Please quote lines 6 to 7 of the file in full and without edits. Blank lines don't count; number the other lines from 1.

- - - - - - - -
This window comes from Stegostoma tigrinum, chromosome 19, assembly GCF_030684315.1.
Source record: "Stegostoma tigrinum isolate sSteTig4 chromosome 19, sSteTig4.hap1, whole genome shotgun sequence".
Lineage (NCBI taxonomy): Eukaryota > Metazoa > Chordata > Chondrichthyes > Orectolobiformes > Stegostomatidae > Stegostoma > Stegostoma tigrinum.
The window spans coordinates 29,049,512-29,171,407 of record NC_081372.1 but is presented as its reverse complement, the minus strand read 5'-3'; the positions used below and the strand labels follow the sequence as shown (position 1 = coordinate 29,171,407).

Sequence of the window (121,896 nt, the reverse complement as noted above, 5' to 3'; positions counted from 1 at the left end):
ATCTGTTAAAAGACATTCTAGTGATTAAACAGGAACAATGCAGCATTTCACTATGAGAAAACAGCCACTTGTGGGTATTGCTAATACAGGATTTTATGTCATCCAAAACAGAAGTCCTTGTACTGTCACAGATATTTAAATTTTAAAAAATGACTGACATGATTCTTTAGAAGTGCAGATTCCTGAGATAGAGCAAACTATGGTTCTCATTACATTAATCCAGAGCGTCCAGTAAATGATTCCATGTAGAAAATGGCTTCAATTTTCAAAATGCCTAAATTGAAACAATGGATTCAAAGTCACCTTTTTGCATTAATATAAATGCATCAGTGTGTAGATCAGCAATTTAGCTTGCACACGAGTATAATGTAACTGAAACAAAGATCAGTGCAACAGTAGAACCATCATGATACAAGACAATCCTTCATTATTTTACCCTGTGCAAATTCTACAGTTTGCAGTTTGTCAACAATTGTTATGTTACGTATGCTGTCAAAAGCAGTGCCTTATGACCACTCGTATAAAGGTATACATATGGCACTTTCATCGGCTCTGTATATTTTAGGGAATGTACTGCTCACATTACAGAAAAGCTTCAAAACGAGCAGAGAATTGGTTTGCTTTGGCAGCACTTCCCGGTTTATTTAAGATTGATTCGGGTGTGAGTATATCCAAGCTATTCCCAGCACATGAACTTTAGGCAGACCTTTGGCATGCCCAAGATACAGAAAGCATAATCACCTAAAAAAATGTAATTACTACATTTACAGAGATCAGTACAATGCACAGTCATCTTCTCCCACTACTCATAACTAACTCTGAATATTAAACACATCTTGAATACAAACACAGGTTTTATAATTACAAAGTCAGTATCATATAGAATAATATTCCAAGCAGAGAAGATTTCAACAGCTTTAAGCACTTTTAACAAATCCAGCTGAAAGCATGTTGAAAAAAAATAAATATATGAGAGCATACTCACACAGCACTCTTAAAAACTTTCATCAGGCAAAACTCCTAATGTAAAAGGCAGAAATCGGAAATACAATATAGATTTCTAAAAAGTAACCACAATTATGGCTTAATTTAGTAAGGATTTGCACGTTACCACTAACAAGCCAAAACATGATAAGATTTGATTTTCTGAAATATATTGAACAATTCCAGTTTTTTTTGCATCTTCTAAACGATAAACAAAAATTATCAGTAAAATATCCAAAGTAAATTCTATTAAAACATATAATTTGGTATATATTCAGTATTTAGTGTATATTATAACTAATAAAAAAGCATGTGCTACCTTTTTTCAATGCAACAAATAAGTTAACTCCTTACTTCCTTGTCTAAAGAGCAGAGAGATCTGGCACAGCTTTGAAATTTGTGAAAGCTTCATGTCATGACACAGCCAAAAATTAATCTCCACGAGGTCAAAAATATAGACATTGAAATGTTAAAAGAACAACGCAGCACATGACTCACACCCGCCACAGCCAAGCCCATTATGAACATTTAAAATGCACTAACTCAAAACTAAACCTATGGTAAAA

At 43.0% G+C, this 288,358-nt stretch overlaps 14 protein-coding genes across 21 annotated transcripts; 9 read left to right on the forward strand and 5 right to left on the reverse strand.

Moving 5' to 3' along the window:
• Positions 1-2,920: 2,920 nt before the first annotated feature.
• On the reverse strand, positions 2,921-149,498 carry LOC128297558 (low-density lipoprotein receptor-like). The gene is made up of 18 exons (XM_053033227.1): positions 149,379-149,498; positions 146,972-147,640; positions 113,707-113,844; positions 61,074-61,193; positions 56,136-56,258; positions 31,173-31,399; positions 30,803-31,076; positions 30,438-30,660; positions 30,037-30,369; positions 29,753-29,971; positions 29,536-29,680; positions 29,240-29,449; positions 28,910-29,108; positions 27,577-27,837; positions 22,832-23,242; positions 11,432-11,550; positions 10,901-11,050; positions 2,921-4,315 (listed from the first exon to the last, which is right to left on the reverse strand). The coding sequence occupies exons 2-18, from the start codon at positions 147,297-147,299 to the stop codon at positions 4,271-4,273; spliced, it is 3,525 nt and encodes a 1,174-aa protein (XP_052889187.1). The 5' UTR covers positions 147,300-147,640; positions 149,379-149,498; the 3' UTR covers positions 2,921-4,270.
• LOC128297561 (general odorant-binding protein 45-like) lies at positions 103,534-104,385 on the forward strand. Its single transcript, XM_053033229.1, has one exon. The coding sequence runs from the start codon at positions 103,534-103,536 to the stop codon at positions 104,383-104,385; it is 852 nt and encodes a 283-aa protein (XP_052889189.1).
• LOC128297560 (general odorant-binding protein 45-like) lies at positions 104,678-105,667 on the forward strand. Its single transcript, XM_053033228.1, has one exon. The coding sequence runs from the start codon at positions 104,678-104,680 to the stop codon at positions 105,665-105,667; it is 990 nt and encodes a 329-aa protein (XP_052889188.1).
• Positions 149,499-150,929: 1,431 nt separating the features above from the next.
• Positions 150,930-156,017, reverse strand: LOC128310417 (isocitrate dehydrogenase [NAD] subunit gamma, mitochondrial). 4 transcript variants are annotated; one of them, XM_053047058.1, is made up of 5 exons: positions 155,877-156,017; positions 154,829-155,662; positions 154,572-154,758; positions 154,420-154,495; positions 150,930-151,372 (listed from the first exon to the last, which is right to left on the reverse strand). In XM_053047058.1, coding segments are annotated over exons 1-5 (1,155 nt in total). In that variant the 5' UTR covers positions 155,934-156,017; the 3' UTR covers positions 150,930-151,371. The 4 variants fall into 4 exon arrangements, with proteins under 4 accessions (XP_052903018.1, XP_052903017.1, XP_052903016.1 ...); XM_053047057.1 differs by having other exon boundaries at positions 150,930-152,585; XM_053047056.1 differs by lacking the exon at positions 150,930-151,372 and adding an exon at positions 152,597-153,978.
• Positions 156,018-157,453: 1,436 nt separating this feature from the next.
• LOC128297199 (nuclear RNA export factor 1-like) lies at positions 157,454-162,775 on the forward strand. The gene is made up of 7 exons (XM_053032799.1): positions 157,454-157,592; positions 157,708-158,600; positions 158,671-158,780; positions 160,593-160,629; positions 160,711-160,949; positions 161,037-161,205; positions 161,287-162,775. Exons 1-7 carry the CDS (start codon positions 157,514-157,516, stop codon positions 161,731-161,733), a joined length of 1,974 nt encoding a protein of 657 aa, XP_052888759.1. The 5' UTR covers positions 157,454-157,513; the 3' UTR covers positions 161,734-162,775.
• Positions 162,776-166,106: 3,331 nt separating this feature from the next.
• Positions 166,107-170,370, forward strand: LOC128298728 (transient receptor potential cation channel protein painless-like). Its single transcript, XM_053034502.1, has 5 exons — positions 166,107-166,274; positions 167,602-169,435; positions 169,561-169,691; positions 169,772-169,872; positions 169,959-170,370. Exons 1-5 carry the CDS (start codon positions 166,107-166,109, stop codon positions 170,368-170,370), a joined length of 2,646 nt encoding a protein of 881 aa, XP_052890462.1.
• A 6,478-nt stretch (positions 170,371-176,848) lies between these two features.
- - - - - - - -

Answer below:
ATCTGTTAAAAGACATTCTAGTGATTAAACAGGAACAATGCAGCATTTCACTATGAGAAAACAGCCACTTGTGGGTATTGCTAATACAGGATTTTATGTCATCCAAAACAGAAGTCCTTGTACTGTCACAGATATTTAAATTTTAAAAAATGACTGACATGATTCTTTAGAAGTGCAGATTCCTGAGATAGAGCAAACTATGGTTCTCATTACATTAATCCAGAGCGTCCAGTAAATGATTCCATGTAGAAAATGGCTTCAATTTTCAAAATGCCTAAATTGAAACAATGGATTCAAAGTCACCTTTTTGCATTAATATAAATGCATCAGTGTGTAGATCAGCAATTTAGCTTGCACACGAGTATAATGTAACTGAAACAAAGATCAGTGCAACAGTAGAACCATCATGATACAAGACAATCCTTCATTATTTTACCCTGTGCAAATTCTACAGTTTGCAGTTTGTCAACAATTGTTATGTTACGTATGCTGTCAAAAGCAGTGCCTTATGACCACTCGTATAAAGGTATACATATGGCACTTTCATCGGCTCTGTATATTTTAGGGAATGTACTGCTCACATTACAGAAAAGCTTCAAAACGAGCAGAGAATTGGTTTGCTTTGGCAGCACTTCCCGGTTTATTTAAGATTGATTCGGGTGTGAGTATATCCAAGCTATTCCCAGCACATGAACTTTAGGCAGACCTTTGGCATGCCCAAGATACAGAAAGCATAATCACCTAAAAAAATGTAATTACTACATTTACAGAGATCAGTACAATGCACAGTCATCTTCTCCCACTACTCATAACTAACTCTGAATATTAAACACATCTTGAATACAAACACAGGTTTTATAATTACAAAGTCAGTATCATATAGAATAATATTCCAAGCAGAGAAGATTTCAACAGCTTTAAGCACTTTTAACAAATCCAGCTGAAAGCATGTTGAAAAAAAATAAATATATGAGAGCATACTCACACAGCACTCTTAAAAACTTTCATCAGGCAAAACTCCTAATGTAAAAGGCAGAAATCGGAAATACAATATAGATTTCTAAAAAGTAACCACAATTATGGCTTAATTTAGTAAGGATTTGCACGTTACCACTAACAAGCCAAAACATGATAAGATTTGATTTTCTGAAATATATTGAACAATTCCAGTTTTTTTTGCATCTTCTAAACGATAAACAAAAATTATCAGTAAAATATCCAAAGTAAATTCTATTAAAACATATAATTTGGTATATATTCAGTATTTAGTGTATATTATAACTAATAAAAAAGCATGTGCTACCTTTTTTCAATGCAACAAATAAGTTAACTCCTTACTTCCTTGTCTAAAGAGCAGAGAGATCTGGCACAGCTTTGAAATTTGTGAAAGCTTCATGTCATGACACAGCCAAAAATTAATCTCCACGAGGTCAAAAATATAGACATTGAAATGTTAAAAGAACAACGCAGCACATGACTCACACCCGCCACAGCCAAGCCCATTATGAACATTTAAAATGCACTAACTCAAAACTAAACCTATGGTAAAA

At 43.0% G+C, this 288,358-nt stretch overlaps 14 protein-coding genes across 21 annotated transcripts; 9 read left to right on the forward strand and 5 right to left on the reverse strand.